Living Well

work your body, calm your mind

HebrewDawn: work your body, calm your mind
Phew-it’s WEDNESDAY! We are officially halfway through the week y’all! I never used to get excited about humpday, but I’ve created a little midweek routine and it’s really changing the game. For so many of us, our energy levels trend downward as the week progresses. In the beginning, we start fresh as a daisy; bright, strong and ready to take on the world. I don’t know about you, but usually by Thursday night, my daisy is flaccid and wilty and generally over it. I find myself stressed about what I have left to do, worried about what I didn’t do yet, and desperately trying to make it all come together. It doesn’t have to be this way though. If you are looking for more energy and a “less sucky” end of the week, I’ve got the plan for you.  Working your body can actually calm your mind-using the energy you have inside will release stress, bring stillness, and create even more positive energy for the rest of the week.

The first part is an easy sell. It’s not uncommon for people to exercise as a way to relieve stress. While physical activity is a great way to take your mind off the things that are giving you grief, it can be just a brief distraction. Exercise becomes an outlet when you combine it with intention. If you have ever heard someone say they are going to “leave it all on the table,” you can assume he or she is delivering their very best and walking away knowing they couldn’t have given more. This is a powerful concept-entering a situation when you’re prepared, confident, and ready for a challenge is inspiring. When you “leave it all on the table,” the outcome doesn’t matter. The growth is in the journey, you’ve done the work and proved something to yourself. You can let go of the pressure and fear of judgment and appreciate your efforts.

The second part probably seems counter-intuitive. Using energy to create energy? It’s true that if I have $5 and then spend $5, I no longer have $5. Strangely your physical energy stores work the opposite way. Believe it or not, going for a brisk walk can refresh you the same as would a power nap. Next time you feel that I-ate-too-much-lunch heavy eyelid feeling, give it a try! Hop up and take a brisk 5 minute walk, you will feel better and more alert…Kinda cool, no?

So that’s the theory; using exercise to let go of stress and create energy. Why and how exactly do we need to apply it?

Let’s suppose we missed a whole week of work/life/etc. due to a vacation, illness, business travel, or some other reason. Upon return we usually scavenge for the critical points we missed and the rest is history. In a situation like this, it’s so much easier to let go of the past. We understand that the world kept turning while we were away and it would be fruitless to rehash every detail of our absence. It’s not like someone told us not to give a fig , but for some odd reason we are able to give ourselves a break and let it go.

Why can’t we extend this same forgiving attitude to our weekly to-do list? The stress we feel on Thursday about the stuff we didn’t get to on Tuesday seems justified and most of us keep trying to add a little extra here or there to stay on track. Maybe we don’t get enough sleep one night, skip a workout, or cancel something we were really looking forward to; either way we end up paying for it later on. We trudge onward losing steam all the while, and by the week’s end we are completely pooped. Raise your hand if you habitually make and then cancel post-work plans on Friday night because you literally can’t even!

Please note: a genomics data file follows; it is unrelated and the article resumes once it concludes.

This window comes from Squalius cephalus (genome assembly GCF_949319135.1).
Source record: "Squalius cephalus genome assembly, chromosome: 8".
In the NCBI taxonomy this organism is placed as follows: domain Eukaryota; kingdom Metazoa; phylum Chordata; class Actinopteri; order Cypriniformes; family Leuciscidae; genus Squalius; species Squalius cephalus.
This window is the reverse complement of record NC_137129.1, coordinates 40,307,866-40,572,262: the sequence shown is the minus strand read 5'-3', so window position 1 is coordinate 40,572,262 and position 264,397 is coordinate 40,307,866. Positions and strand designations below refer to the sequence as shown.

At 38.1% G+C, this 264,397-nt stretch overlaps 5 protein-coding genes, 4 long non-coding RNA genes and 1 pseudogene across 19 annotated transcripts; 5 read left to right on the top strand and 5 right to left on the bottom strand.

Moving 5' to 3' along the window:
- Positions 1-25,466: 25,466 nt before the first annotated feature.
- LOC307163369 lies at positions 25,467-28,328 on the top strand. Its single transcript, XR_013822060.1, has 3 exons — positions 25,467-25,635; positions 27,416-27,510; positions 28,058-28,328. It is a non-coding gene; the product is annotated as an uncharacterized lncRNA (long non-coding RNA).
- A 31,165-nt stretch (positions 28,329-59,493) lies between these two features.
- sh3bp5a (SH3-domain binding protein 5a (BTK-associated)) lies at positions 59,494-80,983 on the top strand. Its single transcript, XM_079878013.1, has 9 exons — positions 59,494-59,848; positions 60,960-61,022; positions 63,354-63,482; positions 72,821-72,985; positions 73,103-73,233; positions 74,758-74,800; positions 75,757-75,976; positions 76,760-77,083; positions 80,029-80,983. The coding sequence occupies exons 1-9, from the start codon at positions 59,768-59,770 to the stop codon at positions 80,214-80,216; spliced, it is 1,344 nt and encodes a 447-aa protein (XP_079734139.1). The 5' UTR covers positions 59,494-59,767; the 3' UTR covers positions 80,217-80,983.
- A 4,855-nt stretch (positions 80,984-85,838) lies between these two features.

We forget that robbing Peter to pay Paul still leaves somebody broke; trying to make up for lost time is the exact same flawed logic. The key to avoiding the end-of-the-week slump lies in cleaning the slate. Celebrating all you’ve accomplished so far and forgiving the things you haven’t can help you look forward with a sense or purpose instead of dread or defeat.

METHOD:

Step 1 – divide your week into two parts, the BEGINNING and the END. I work Monday through Friday so Wednesday is the middle for me. My friend Cait is a security guard and she works Wednesday through Sunday so Friday is midweek for her, you get the idea. Set your intentions on getting to the midpoint and get excited about tapping into your “happy.” Don’t worry about getting through the whole week, you’re journey is to the middle.

Step 2 – get “happy” with a fun activity. This should be something you look forward to, but something that’s also challenging. The key is to choose something that makes you feel good about YOU! This is a great time to leave it all out there as we discussed earlier, but it can be anything. Time, intensity, variety are all up to you. Some examples are squats for the duration of your favorite song, holding a plank, taking a bike ride with a friend, a pilates class. Not feeling physical? Try meditating, coloring, or preparing a new recipe. We are taking time to be present in our activity and celebrate our awesomeness, so feel free to give your body whatever it needs.

Think of  each week as a road trip with the “middle” as your destination. This approach gives you two chances to get it right. You have the way there AND the way back with a checkpoint in the middle; a chance to learn, evaluate and make adjustments along the way. Reaching your halfway point destination is a big deal. You’ve done it! Your midweek “happy” time should celebrate you. A little time to say “thank you, me, for being so good to me,” to recharge before you start again. Once you get where you’re going, reflect on where you’ve been, you might need to change things up. The beauty of the road trip is that the way there can be completely different than the way back; the best part is that you have the freedom to decide what you need.

 

 

 

 

 

 

 

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